KeyCorp has reorganized its Key Asset Management investment unit to streamline customer relationships.

The bank has broken its asset management customers into three groups- high-net-worth, institutional, and foundation and endowment clients.

KeyCorp has also shuffled some top executives to cater to those customer segments.

Richard Buoncore, who was chief operating officer of the unit, has been promoted to chief executive officer, he said. He succeeds William G. Spears, who remains chairman. Mr. Buoncore will head the institutional asset management group.

Brad Turner succeeds Mr. Buoncore as chief operating officer and will captain asset management for high-net-worth customers, those with $500,000 or more to invest. Mr. Turner had headed the Gradison Funds, the mutual fund unit of McDonald Investments, the local broker-dealer Cleveland-based KeyCorp bought in October. The Gradison Funds will be merged into KeyCorp's Victory Fund unit this quarter, Mr. Buoncore said.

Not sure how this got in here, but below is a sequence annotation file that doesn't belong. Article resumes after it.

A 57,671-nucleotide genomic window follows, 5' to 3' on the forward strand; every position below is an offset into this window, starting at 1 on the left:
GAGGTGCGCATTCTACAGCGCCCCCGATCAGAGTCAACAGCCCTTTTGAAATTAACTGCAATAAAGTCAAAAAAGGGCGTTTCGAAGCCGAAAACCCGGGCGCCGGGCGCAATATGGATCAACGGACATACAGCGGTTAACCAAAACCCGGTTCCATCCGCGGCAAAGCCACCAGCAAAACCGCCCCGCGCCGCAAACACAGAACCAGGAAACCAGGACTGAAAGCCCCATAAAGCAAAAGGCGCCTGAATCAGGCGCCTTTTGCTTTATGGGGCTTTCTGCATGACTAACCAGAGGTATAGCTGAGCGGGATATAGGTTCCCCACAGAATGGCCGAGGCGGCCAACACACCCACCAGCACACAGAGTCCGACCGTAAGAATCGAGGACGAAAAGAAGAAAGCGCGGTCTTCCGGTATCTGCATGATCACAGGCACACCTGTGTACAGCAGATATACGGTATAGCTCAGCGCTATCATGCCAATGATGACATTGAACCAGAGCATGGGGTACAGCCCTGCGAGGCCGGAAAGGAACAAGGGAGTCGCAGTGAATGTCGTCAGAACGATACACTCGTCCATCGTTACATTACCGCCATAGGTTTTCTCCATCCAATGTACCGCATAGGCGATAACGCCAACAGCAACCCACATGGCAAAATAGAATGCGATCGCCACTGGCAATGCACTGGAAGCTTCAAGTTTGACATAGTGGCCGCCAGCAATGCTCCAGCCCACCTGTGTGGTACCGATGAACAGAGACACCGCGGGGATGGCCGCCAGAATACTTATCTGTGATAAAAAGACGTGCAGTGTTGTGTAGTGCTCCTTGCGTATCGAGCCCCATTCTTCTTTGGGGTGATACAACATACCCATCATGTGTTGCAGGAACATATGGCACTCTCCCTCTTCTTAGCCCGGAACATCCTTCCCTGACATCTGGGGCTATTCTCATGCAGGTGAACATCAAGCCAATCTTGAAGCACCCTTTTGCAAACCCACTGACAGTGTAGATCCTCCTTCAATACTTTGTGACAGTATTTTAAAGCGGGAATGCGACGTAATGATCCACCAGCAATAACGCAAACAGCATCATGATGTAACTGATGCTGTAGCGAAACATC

Mr. Turner will co-head the foundation and endowment group with Cindy Koury, who had been a fund manager in that area.

Previously, asset management was very loosely organized at KeyCorp, Mr. Buoncore said. Customers might have had several investment relationships with the bank, depending on how many products they bought.

For example on the institutional side, the bank had 20 people selling 401(k) plans to institutional customers and six selling separate accounts to the same market, Mr. Buoncore said. "So, many times you had one person going in one day and another going in the next day," he said.

Now all institutional, high-net-worth, or foundation and endowment customers will deal with only one bank representative, who will refer customers to a range of products, he said.

Foundation and endowments customers had previously been served alongside individual asset management clients. The company has made it a separate group because "it's a hybrid" of both retail and institutional, Mr. Buoncore said.

The changes are aimed at making Key Asset Management "much more consultative," Mr. Buoncore said, "so that we're not selling products, we're providing the solution." If KeyCorp does not have the product a customer wants, the unit may direct him to another company, he added.

The banking company plans to change the compensation structure to reflect its new approach to asset management. The new incentive program will consist of both revenue sharing and direct compensation for referrals. Previously, employees were not compensated for referrals.

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